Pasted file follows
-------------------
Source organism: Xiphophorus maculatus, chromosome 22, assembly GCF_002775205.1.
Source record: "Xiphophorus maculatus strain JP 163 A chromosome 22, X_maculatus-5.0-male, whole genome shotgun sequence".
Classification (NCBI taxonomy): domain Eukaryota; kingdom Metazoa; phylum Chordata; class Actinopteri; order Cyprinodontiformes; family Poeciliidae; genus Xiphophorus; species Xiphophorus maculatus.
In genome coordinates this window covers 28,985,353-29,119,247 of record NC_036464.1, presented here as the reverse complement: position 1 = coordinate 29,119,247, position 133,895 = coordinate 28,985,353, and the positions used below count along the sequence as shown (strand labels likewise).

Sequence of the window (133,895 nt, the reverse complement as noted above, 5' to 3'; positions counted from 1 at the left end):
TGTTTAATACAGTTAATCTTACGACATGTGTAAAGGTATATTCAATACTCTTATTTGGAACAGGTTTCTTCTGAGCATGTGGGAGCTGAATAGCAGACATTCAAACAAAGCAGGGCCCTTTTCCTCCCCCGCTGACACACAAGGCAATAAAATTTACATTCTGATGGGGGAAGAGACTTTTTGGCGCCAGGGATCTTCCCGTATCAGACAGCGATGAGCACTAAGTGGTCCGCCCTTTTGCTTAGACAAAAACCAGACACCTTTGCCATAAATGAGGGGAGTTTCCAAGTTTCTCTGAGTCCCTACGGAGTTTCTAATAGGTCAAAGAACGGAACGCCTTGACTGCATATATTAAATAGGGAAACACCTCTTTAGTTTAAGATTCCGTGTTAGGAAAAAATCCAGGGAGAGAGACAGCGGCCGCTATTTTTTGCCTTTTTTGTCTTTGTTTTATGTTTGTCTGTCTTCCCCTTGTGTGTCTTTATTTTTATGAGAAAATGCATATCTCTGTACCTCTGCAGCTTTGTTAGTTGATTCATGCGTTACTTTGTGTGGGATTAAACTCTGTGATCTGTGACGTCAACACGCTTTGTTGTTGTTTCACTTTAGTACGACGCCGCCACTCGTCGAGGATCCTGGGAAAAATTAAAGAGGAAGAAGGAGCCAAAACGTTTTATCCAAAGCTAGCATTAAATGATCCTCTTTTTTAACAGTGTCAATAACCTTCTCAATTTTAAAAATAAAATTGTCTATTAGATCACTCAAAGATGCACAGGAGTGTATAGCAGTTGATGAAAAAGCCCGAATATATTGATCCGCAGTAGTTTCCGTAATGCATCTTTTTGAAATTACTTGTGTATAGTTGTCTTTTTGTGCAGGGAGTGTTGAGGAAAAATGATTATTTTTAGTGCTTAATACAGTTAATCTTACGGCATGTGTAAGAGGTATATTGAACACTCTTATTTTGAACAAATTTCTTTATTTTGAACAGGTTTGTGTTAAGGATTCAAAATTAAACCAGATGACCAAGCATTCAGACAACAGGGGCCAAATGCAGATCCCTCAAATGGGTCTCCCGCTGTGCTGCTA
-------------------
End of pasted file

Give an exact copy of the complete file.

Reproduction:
Source organism: Xiphophorus maculatus, chromosome 22, assembly GCF_002775205.1.
Source record: "Xiphophorus maculatus strain JP 163 A chromosome 22, X_maculatus-5.0-male, whole genome shotgun sequence".
Classification (NCBI taxonomy): domain Eukaryota; kingdom Metazoa; phylum Chordata; class Actinopteri; order Cyprinodontiformes; family Poeciliidae; genus Xiphophorus; species Xiphophorus maculatus.
In genome coordinates this window covers 28,985,353-29,119,247 of record NC_036464.1, presented here as the reverse complement: position 1 = coordinate 29,119,247, position 133,895 = coordinate 28,985,353, and the positions used below count along the sequence as shown (strand labels likewise).

Sequence of the window (133,895 nt, the reverse complement as noted above, 5' to 3'; positions counted from 1 at the left end):
TGTTTAATACAGTTAATCTTACGACATGTGTAAAGGTATATTCAATACTCTTATTTGGAACAGGTTTCTTCTGAGCATGTGGGAGCTGAATAGCAGACATTCAAACAAAGCAGGGCCCTTTTCCTCCCCCGCTGACACACAAGGCAATAAAATTTACATTCTGATGGGGGAAGAGACTTTTTGGCGCCAGGGATCTTCCCGTATCAGACAGCGATGAGCACTAAGTGGTCCGCCCTTTTGCTTAGACAAAAACCAGACACCTTTGCCATAAATGAGGGGAGTTTCCAAGTTTCTCTGAGTCCCTACGGAGTTTCTAATAGGTCAAAGAACGGAACGCCTTGACTGCATATATTAAATAGGGAAACACCTCTTTAGTTTAAGATTCCGTGTTAGGAAAAAATCCAGGGAGAGAGACAGCGGCCGCTATTTTTTGCCTTTTTTGTCTTTGTTTTATGTTTGTCTGTCTTCCCCTTGTGTGTCTTTATTTTTATGAGAAAATGCATATCTCTGTACCTCTGCAGCTTTGTTAGTTGATTCATGCGTTACTTTGTGTGGGATTAAACTCTGTGATCTGTGACGTCAACACGCTTTGTTGTTGTTTCACTTTAGTACGACGCCGCCACTCGTCGAGGATCCTGGGAAAAATTAAAGAGGAAGAAGGAGCCAAAACGTTTTATCCAAAGCTAGCATTAAATGATCCTCTTTTTTAACAGTGTCAATAACCTTCTCAATTTTAAAAATAAAATTGTCTATTAGATCACTCAAAGATGCACAGGAGTGTATAGCAGTTGATGAAAAAGCCCGAATATATTGATCCGCAGTAGTTTCCGTAATGCATCTTTTTGAAATTACTTGTGTATAGTTGTCTTTTTGTGCAGGGAGTGTTGAGGAAAAATGATTATTTTTAGTGCTTAATACAGTTAATCTTACGGCATGTGTAAGAGGTATATTGAACACTCTTATTTTGAACAAATTTCTTTATTTTGAACAGGTTTGTGTTAAGGATTCAAAATTAAACCAGATGACCAAGCATTCAGACAACAGGGGCCAAATGCAGATCCCTCAAATGGGTCTCCCGCTGTGCTGCTA